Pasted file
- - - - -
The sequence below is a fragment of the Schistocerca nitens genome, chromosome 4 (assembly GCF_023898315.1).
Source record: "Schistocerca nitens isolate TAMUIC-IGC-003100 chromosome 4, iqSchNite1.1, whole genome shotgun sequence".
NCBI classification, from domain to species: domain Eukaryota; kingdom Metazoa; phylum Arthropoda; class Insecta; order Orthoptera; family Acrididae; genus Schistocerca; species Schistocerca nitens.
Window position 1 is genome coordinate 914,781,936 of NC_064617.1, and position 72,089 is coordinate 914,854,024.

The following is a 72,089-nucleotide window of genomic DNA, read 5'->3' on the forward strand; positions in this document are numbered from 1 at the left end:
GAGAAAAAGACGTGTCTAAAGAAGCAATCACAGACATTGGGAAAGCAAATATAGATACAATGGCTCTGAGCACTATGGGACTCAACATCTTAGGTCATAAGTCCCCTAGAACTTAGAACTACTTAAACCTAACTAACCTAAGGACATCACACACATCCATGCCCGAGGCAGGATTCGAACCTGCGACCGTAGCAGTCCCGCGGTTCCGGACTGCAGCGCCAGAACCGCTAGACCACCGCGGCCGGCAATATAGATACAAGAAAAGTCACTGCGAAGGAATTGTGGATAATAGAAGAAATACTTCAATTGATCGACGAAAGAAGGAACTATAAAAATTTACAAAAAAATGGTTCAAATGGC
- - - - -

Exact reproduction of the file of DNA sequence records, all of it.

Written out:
The sequence below is a fragment of the Schistocerca nitens genome, chromosome 4 (assembly GCF_023898315.1).
Source record: "Schistocerca nitens isolate TAMUIC-IGC-003100 chromosome 4, iqSchNite1.1, whole genome shotgun sequence".
NCBI classification, from domain to species: domain Eukaryota; kingdom Metazoa; phylum Arthropoda; class Insecta; order Orthoptera; family Acrididae; genus Schistocerca; species Schistocerca nitens.
Window position 1 is genome coordinate 914,781,936 of NC_064617.1, and position 72,089 is coordinate 914,854,024.

The following is a 72,089-nucleotide window of genomic DNA, read 5'->3' on the forward strand; positions in this document are numbered from 1 at the left end:
GAGAAAAAGACGTGTCTAAAGAAGCAATCACAGACATTGGGAAAGCAAATATAGATACAATGGCTCTGAGCACTATGGGACTCAACATCTTAGGTCATAAGTCCCCTAGAACTTAGAACTACTTAAACCTAACTAACCTAAGGACATCACACACATCCATGCCCGAGGCAGGATTCGAACCTGCGACCGTAGCAGTCCCGCGGTTCCGGACTGCAGCGCCAGAACCGCTAGACCACCGCGGCCGGCAATATAGATACAAGAAAAGTCACTGCGAAGGAATTGTGGATAATAGAAGAAATACTTCAATTGATCGACGAAAGAAGGAACTATAAAAATTTACAAAAAAATGGTTCAAATGGC